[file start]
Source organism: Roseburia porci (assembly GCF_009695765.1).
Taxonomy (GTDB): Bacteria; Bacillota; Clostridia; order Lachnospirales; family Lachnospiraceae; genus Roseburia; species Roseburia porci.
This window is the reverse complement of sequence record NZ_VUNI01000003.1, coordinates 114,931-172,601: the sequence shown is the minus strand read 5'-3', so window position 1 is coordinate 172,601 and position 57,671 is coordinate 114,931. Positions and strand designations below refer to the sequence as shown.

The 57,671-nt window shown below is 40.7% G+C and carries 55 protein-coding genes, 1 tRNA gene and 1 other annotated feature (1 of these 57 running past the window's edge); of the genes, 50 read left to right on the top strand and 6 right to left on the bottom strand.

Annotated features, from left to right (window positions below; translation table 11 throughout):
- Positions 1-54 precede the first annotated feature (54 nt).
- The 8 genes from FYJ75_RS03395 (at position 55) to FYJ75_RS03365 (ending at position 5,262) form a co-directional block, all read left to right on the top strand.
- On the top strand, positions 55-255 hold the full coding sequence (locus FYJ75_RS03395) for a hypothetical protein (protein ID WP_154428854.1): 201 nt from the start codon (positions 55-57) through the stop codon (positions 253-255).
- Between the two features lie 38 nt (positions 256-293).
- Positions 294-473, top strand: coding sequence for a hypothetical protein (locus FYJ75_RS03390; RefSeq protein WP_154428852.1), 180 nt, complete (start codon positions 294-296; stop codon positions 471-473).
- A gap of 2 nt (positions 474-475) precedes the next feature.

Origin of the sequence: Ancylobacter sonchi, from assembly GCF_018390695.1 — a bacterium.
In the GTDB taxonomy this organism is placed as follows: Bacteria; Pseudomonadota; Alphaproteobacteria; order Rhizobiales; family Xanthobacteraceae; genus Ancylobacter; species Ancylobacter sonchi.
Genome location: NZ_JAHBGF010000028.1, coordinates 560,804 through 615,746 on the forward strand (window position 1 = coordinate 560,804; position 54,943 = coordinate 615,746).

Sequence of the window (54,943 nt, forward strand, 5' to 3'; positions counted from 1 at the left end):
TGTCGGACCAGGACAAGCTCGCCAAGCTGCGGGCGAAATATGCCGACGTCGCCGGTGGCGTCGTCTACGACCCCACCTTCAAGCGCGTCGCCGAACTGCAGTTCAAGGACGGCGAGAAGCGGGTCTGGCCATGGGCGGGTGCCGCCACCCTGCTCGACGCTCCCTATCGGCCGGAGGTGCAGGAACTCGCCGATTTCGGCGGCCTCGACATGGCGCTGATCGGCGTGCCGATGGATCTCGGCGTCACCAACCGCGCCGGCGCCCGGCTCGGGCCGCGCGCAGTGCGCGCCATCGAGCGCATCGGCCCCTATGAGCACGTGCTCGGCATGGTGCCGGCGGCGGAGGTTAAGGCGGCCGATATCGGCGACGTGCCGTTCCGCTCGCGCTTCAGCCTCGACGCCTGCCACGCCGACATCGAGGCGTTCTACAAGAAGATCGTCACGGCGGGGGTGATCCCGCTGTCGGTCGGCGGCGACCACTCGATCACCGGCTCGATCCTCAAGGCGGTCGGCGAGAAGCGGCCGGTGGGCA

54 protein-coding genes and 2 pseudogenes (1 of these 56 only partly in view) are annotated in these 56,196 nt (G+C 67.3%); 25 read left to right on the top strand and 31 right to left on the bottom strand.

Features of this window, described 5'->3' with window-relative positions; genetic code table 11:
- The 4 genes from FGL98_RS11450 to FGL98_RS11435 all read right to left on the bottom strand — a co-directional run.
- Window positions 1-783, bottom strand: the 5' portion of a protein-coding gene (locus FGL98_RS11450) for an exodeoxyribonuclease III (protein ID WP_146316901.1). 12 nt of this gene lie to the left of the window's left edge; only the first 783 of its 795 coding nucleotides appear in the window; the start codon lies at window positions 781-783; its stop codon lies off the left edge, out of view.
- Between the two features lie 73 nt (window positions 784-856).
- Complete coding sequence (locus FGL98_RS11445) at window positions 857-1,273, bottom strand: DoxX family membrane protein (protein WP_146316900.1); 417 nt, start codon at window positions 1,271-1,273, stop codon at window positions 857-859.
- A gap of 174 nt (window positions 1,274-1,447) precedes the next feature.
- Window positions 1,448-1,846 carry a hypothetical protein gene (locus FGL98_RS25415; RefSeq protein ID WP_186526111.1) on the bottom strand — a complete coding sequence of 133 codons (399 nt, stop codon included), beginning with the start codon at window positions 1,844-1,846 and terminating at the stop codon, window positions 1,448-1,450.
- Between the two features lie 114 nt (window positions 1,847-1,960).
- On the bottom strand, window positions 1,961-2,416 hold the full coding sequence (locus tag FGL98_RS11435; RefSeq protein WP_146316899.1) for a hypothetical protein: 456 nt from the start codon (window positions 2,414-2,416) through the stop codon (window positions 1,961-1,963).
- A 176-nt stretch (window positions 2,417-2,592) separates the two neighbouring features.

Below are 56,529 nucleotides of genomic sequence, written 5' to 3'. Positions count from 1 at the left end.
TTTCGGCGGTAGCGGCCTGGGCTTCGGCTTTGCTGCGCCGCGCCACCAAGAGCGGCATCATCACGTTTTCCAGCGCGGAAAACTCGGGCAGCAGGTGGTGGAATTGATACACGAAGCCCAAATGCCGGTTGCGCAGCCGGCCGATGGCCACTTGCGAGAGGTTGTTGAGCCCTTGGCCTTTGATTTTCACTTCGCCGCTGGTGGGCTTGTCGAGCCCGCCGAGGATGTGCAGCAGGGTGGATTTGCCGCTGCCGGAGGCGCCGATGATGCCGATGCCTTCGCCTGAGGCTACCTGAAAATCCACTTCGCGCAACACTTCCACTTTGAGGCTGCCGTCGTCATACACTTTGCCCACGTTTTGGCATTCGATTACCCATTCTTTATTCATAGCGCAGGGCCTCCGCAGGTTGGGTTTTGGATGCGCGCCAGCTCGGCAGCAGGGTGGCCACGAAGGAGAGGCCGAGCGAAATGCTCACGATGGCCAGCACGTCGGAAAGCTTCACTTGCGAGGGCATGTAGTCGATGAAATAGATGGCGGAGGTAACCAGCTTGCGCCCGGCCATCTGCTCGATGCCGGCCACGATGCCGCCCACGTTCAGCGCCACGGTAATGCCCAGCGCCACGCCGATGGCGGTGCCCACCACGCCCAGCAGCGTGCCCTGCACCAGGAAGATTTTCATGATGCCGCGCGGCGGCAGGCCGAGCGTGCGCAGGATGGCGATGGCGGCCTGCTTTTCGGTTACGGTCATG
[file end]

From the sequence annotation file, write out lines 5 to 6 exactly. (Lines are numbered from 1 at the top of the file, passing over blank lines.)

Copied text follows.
Annotated features, from left to right (window positions below; translation table 11 throughout):
- Positions 1-54 precede the first annotated feature (54 nt).